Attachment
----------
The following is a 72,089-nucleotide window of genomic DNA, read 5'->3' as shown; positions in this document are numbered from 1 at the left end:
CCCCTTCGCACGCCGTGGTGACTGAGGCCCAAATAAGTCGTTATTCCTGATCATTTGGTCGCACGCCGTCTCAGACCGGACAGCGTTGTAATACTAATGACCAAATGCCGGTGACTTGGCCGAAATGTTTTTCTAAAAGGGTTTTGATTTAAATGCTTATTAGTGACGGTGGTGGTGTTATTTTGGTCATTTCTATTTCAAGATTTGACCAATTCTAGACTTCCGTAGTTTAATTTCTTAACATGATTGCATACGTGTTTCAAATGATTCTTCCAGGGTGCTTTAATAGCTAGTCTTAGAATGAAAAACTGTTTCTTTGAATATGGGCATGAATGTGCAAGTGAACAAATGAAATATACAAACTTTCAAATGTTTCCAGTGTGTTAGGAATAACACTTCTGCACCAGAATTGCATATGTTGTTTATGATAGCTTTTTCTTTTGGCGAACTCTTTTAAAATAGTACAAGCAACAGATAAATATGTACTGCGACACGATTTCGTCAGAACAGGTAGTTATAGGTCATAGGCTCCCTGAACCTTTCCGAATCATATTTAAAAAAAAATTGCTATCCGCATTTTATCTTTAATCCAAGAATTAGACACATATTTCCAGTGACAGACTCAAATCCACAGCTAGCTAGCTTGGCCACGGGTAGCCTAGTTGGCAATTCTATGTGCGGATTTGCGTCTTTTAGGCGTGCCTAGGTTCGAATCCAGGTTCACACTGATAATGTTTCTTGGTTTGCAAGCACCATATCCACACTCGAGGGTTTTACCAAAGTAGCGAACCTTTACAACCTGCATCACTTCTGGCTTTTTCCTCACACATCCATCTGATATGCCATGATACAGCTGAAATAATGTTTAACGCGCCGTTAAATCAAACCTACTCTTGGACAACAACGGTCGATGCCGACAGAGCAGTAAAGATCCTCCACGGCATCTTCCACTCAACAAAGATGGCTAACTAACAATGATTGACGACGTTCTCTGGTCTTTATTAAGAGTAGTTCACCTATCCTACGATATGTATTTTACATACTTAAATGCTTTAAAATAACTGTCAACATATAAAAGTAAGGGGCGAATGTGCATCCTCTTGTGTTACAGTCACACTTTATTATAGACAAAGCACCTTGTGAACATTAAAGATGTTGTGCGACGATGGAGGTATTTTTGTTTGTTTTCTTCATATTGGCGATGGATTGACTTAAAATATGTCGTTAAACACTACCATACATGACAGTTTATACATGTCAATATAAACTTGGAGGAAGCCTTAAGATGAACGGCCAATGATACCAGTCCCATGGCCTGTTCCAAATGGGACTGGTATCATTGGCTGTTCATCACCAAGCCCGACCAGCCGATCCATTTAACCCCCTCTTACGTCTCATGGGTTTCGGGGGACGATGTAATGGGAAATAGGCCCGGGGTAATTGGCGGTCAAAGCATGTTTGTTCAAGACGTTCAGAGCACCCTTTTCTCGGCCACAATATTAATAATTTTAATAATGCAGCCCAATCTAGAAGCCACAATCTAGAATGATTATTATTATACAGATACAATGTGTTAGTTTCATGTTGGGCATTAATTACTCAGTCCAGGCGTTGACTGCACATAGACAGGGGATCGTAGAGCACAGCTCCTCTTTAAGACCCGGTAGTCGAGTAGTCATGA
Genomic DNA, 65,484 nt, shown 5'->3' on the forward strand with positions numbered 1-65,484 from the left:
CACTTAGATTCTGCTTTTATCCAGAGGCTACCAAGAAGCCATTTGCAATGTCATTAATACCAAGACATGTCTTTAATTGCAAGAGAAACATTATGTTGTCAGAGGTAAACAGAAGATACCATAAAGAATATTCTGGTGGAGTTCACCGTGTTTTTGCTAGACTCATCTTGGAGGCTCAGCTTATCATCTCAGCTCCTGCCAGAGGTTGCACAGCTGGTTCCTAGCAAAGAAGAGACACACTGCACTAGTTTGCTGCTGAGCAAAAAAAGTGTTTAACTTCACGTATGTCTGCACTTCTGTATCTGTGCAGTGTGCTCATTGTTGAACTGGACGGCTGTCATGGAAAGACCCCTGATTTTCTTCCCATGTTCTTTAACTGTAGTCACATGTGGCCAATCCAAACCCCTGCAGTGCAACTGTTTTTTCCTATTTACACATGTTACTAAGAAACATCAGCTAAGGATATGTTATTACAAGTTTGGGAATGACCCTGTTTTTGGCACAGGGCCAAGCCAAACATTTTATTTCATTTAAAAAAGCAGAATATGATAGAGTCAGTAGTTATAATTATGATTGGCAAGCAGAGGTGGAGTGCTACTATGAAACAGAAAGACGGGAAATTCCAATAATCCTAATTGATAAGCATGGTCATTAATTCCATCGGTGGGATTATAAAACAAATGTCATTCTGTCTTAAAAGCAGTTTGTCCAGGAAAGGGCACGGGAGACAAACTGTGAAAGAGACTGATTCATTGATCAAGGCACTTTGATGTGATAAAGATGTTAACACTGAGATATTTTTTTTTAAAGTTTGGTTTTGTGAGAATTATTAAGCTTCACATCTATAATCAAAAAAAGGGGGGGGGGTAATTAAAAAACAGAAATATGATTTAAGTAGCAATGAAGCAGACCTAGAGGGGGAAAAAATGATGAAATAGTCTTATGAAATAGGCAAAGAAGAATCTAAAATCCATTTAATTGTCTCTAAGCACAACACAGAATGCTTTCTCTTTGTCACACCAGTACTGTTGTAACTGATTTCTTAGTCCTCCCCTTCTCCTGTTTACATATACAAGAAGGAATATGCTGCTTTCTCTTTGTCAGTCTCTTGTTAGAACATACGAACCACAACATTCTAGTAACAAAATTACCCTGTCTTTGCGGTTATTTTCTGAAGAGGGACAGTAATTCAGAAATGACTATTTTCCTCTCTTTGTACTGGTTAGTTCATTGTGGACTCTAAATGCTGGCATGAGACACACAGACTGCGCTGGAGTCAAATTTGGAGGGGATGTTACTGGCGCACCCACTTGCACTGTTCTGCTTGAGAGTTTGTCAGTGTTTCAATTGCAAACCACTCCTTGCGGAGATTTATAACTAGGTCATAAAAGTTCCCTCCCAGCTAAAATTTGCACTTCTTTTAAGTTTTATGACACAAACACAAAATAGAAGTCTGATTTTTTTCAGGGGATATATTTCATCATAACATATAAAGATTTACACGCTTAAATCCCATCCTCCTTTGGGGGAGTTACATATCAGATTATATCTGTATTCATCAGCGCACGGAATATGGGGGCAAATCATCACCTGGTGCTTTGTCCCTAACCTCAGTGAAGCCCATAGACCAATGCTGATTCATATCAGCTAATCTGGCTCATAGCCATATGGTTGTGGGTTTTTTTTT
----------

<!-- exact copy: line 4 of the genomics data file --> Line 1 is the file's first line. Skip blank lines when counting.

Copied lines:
CACTTAGATTCTGCTTTTATCCAGAGGCTACCAAGAAGCCATTTGCAATGTCATTAATACCAAGACATGTCTTTAATTGCAAGAGAAACATTATGTTGTCAGAGGTAAACAGAAGATACCATAAAGAATATTCTGGTGGAGTTCACCGTGTTTTTGCTAGACTCATCTTGGAGGCTCAGCTTATCATCTCAGCTCCTGCCAGAGGTTGCACAGCTGGTTCCTAGCAAAGAAGAGACACACTGCACTAGTTTGCTGCTGAGCAAAAAAAGTGTTTAACTTCACGTATGTCTGCACTTCTGTATCTGTGCAGTGTGCTCATTGTTGAACTGGACGGCTGTCATGGAAAGACCCCTGATTTTCTTCCCATGTTCTTTAACTGTAGTCACATGTGGCCAATCCAAACCCCTGCAGTGCAACTGTTTTTTCCTATTTACACATGTTACTAAGAAACATCAGCTAAGGATATGTTATTACAAGTTTGGGAATGACCCTGTTTTTGGCACAGGGCCAAGCCAAACATTTTATTTCATTTAAAAAAGCAGAATATGATAGAGTCAGTAGTTATAATTATGATTGGCAAGCAGAGGTGGAGTGCTACTATGAAACAGAAAGACGGGAAATTCCAATAATCCTAATTGATAAGCATGGTCATTAATTCCATCGGTGGGATTATAAAACAAATGTCATTCTGTCTTAAAAGCAGTTTGTCCAGGAAAGGGCACGGGAGACAAACTGTGAAAGAGACTGATTCATTGATCAAGGCACTTTGATGTGATAAAGATGTTAACACTGAGATATTTTTTTTTAAAGTTTGGTTTTGTGAGAATTATTAAGCTTCACATCTATAATCAAAAAAAGGGGGGGGGGTAATTAAAAAACAGAAATATGATTTAAGTAGCAATGAAGCAGACCTAGAGGGGGAAAAAATGATGAAATAGTCTTATGAAATAGGCAAAGAAGAATCTAAAATCCATTTAATTGTCTCTAAGCACAACACAGAATGCTTTCTCTTTGTCACACCAGTACTGTTGTAACTGATTTCTTAGTCCTCCCCTTCTCCTGTTTACATATACAAGAAGGAATATGCTGCTTTCTCTTTGTCAGTCTCTTGTTAGAACATACGAACCACAACATTCTAGTAACAAAATTACCCTGTCTTTGCGGTTATTTTCTGAAGAGGGACAGTAATTCAGAAATGACTATTTTCCTCTCTTTGTACTGGTTAGTTCATTGTGGACTCTAAATGCTGGCATGAGACACACAGACTGCGCTGGAGTCAAATTTGGAGGGGATGTTACTGGCGCACCCACTTGCACTGTTCTGCTTGAGAGTTTGTCAGTGTTTCAATTGCAAACCACTCCTTGCGGAGATTTATAACTAGGTCATAAAAGTTCCCTCCCAGCTAAAATTTGCACTTCTTTTAAGTTTTATGACACAAACACAAAATAGAAGTCTGATTTTTTTCAGGGGATATATTTCATCATAACATATAAAGATTTACACGCTTAAATCCCATCCTCCTTTGGGGGAGTTACATATCAGATTATATCTGTATTCATCAGCGCACGGAATATGGGGGCAAATCATCACCTGGTGCTTTGTCCCTAACCTCAGTGAAGCCCATAGACCAATGCTGATTCATATCAGCTAATCTGGCTCATAGCCATATGGTTGTGGGTTTTTTTTT